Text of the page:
where X is an aliphatic urethane building block, Y is a (meth)acrylate and p equals one or two. The molecular weight of the PFPE part of the co-polymer is 1500-2000 g/mol and the ratio m/n is 1.5 to 2.5.
The substrate resist may be a purely acrylate based resist, or a hybrid resist, with material properties combined from the two types of polymers, comprising acrylates and vinyl ethers, or acrylates and epoxides.
IPS resist composition 1
Composition 1 (referred to as "IPS50") is a purely acrylate-based IPS formulation containing approximately 0.25% by weight of the fluoro-surfactant Y--X--CF2CF2O(CF2F2O)m(CF2O)nCF2C- F2--X--Y, where X is a short linear urethane block copolymers chain and Y is a methacrylate group.
IPS Resist Composition 2
Composition 2 (referred to as "IPS70/95") is an acrylate/epoxide-hybrid IPS formulation containing approximately 1% by weight of a fluoro-surfactant with the structure:
where R is a chemical functionality with the ability to bind covalently to the IPS material upon curing, e.g. acrylate, x is an integer in a range of 0 to 7, inclusive; and y is an integer in a range of 0 to 15, inclusive.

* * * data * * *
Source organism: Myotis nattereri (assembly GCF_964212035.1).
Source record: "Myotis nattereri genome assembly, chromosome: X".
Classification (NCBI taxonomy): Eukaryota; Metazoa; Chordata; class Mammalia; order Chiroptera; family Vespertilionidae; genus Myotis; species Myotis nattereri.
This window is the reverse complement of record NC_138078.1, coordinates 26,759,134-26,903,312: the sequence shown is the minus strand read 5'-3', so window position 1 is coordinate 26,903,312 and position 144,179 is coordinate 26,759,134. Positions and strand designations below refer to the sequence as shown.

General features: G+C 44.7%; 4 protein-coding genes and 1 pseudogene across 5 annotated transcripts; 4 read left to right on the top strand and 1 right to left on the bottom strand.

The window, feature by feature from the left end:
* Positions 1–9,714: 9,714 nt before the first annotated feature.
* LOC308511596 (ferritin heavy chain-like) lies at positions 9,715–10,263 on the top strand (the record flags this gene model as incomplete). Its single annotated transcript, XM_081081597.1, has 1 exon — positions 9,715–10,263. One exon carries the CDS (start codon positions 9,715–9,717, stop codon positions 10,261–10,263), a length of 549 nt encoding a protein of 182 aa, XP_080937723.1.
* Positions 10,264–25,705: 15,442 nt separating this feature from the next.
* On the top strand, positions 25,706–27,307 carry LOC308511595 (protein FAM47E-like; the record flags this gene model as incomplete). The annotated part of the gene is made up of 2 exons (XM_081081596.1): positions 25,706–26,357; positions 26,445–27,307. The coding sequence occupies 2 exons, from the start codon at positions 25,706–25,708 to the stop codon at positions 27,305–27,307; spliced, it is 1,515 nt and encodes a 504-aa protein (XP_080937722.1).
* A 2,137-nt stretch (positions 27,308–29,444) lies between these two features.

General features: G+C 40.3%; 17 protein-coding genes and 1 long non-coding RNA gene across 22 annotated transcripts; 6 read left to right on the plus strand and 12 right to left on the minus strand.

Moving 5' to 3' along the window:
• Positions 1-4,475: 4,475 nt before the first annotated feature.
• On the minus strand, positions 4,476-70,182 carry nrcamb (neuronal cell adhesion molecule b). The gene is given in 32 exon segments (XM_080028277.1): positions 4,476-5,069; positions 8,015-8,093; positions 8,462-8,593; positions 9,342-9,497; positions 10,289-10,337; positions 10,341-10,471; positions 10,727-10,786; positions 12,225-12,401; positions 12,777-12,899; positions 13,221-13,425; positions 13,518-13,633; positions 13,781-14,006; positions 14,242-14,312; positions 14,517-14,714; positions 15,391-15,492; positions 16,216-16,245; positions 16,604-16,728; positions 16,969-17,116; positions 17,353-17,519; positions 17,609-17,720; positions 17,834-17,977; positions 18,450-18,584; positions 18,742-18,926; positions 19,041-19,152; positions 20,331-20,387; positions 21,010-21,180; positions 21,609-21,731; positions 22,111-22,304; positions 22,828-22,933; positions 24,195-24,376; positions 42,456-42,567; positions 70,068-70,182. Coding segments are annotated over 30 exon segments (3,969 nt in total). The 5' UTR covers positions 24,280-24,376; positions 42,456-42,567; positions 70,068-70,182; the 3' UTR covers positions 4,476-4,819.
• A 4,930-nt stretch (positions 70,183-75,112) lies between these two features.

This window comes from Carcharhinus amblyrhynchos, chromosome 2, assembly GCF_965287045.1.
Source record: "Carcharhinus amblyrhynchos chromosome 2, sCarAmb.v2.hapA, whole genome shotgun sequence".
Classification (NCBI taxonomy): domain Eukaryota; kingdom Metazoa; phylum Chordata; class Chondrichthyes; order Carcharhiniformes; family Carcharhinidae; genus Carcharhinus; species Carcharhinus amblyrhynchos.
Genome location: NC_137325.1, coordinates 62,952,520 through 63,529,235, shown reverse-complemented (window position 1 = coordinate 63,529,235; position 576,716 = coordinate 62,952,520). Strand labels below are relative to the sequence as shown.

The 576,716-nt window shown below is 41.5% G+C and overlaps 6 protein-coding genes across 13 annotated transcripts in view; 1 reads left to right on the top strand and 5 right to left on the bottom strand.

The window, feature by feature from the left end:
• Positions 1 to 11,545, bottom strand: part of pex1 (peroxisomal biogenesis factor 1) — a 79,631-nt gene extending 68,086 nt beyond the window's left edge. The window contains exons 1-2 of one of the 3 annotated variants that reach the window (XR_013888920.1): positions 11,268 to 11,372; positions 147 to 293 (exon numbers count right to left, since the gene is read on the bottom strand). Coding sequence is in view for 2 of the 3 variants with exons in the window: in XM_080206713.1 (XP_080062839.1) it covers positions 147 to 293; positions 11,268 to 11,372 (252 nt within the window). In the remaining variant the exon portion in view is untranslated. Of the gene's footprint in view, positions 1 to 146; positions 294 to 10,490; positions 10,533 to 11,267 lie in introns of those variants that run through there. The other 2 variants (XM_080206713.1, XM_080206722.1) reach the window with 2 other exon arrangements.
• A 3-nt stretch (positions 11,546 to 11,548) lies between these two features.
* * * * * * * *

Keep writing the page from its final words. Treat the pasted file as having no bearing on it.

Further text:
IPS Resist Composition 3
Composition 3 (referred to as "IPS105") is an acrylate/epoxide-hybrid IPS formulation containing approximately 1% by weight of the fluoro-surfactant Y2--X--CF2CF2O(CF2F2O)m(CF2O)nCF.- sub.2CF2--X--Y2, where X is a long branched urethane block copolymers chain and Y is an acrylate group.
IPS Resist Composition 4
Composition 4 (referred to as "IPS110") is an acrylate/epoxide-hybrid IPS formulation containing approximately 0.8% by weight of the fluoro-surfactant Y2--X--CF2CF2O(CF2F2O)m(CF2O)nCF.- sub.2CF2--X--Y2, where X is a long branched urethane block copolymers chain and Y is an acrylate group, and 0.6% by weight of a fluoro-surfactant with the structure specified in IPS composition 2.